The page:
Of course Bart and I would again cycle Diekirch-Valkenswaard this year, this would be our 5th time cycling the 260 km race from Luxembourg to the Netherlands. Although we both cycle a good distance to school (36 km/day) we hadn't trained much on our speedbikes. The most important preparation had been our cycling vacation in Spain, where we had cycled 3400 km and from which from we had returned 3 weeks ago. The weather predictions on race day were bad. It would rain hard at the start in Diekirch (Luxemburg) and more throughout the day.
On the Friday prior to the race I woke up at 7 to cycle my usual 18 km to school, from which I returned around 17:00. I tried to get some rest but basically had been busy all day until Bart and I took the bus to Diekirch at 2:00 at night in Valkenswaard in the south of the Netherlands. There we also met Geert, Bart's family friend, who said he would try to keep up with us this time.
Around 5:30 we arrived in Diekirch, we both basically hadn't slept during the past 24 hours. For a change we prepared for our wait at the starting line. Last year we had spent 1,5 hours waiting in shorts and a t-shirt while it was nearly freezing. This time Bart wore leg warmers and we both had shirts with long sleeves. It was raining though, so we definitely weren't comfortable.
At 7 the start sign was giving, we were immediately cycling upfront. Just like last year we initially cycled in a large group. Because of the bad weather and lack of sleep my legs weren't properly warmed up and felt exhausted just 10 km in, I also threw up. The first 20 kilometers went slowly uphill. In previous years we would see the sun coming up at the end of this section but not today. The first descent over small roads was pretty slippery due to the wet roads. As our brakes were wet we couldn't really stop properly either. We were happy when we reached the bottom.
At Dasburg we took a right turn and started a long and steep climb. As usual that's where the large group fell apart. We continued in a much smaller group near the front. A man with thick tanned legs and a blue shirt rode upfront nearly the entire first 100 km. We had a hard time hanging on. Instead of the usual climb at Baraque Michel we now had to climb 3 only slighter smaller climbs. We alternated riding in pole position, during which we often averaged around 45 km/h. Cycling fast for long periods of time is one of the best things about races like these.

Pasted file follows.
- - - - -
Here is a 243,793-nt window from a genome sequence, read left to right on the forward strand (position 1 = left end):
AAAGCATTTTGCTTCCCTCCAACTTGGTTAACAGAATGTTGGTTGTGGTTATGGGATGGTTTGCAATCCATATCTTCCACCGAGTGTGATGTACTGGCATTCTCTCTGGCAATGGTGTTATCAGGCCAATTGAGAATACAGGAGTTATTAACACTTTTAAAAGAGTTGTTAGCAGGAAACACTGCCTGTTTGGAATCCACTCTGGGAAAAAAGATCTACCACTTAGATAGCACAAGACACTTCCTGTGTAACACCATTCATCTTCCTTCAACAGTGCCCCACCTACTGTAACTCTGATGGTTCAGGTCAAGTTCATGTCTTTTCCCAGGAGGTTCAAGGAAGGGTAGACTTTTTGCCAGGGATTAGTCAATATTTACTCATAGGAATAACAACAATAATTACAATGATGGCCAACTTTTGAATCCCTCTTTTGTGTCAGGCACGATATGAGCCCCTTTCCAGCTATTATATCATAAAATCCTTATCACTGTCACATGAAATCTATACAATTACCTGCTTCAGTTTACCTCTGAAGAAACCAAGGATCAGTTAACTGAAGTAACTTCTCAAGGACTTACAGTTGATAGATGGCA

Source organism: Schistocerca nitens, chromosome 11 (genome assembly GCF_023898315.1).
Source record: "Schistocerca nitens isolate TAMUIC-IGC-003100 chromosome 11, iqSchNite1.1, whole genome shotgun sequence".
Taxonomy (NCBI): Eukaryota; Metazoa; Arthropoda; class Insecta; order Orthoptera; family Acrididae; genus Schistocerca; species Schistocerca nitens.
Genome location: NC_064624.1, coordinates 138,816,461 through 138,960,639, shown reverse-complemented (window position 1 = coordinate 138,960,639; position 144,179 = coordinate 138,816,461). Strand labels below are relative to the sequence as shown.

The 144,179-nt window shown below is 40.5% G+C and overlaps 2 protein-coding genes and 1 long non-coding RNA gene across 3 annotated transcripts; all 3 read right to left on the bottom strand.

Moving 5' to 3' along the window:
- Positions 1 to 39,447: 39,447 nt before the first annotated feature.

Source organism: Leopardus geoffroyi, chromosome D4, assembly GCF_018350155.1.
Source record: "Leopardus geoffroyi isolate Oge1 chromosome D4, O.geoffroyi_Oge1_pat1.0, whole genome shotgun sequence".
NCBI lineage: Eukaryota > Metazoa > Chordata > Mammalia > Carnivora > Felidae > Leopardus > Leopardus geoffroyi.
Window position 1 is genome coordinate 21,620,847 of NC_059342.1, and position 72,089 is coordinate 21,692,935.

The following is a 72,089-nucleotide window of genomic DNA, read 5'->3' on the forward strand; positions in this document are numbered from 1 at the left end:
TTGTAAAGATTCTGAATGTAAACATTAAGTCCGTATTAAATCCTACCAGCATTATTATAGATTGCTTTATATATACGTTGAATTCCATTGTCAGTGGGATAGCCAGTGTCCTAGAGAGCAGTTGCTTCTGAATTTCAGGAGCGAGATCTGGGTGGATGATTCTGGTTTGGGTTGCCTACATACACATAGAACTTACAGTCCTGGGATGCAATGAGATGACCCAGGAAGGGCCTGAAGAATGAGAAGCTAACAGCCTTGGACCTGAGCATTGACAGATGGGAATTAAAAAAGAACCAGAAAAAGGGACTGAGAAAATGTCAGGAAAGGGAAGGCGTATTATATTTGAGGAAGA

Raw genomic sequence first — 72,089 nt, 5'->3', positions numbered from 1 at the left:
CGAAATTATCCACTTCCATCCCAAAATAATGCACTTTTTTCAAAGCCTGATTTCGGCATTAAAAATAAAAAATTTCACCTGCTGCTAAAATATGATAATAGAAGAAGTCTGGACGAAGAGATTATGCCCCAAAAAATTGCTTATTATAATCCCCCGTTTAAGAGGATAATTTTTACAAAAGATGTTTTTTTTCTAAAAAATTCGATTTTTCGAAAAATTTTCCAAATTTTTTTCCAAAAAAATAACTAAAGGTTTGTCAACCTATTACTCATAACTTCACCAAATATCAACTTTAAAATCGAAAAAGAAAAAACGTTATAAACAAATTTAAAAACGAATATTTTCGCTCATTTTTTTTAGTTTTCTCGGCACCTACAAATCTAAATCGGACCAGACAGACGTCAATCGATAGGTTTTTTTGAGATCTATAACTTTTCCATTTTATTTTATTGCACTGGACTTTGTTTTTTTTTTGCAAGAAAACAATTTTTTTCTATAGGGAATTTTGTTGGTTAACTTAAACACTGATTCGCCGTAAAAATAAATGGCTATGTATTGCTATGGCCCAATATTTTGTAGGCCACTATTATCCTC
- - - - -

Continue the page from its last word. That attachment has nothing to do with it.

We descended along the Maas river. Then it was time for the last hill, the Hallembaye. The road went uphill at up to a 12% incline. At the top there were only 7 of us left. At the second checkpoint we heard there was a group just behind us and only about 5 cyclists us in the entire race, which had over a thousand participants. The next section was nearly completely flat. In Herderen we reached the second to last stop. There were only 6 of us left of which 3 or 4 alternated riding in pole position, include us. We had a strong headwind when entering Belgium. Because of the wind we were markedly slower than in previous years, two years ago we averaged 32,5 km/h, now it was around 30,2 km/h.
After the last hill the man with the tanned legs got cramps from riding up front the entire day. I also struggled immensely to keep up, but Bart started cycling in front of me and made sure we all stayed together. We were heading towards the last checkpoint before the finish. One of the people cycling with us got a flat tire so there were only 4 of us left. The two other people were clearly faster so Bart and I ended up together. It was pretty cool that we were in 8th and 9th position, but we still had 40 km to go and there was a large group on our heels. We had no choice but to continue cycling as fast as possible.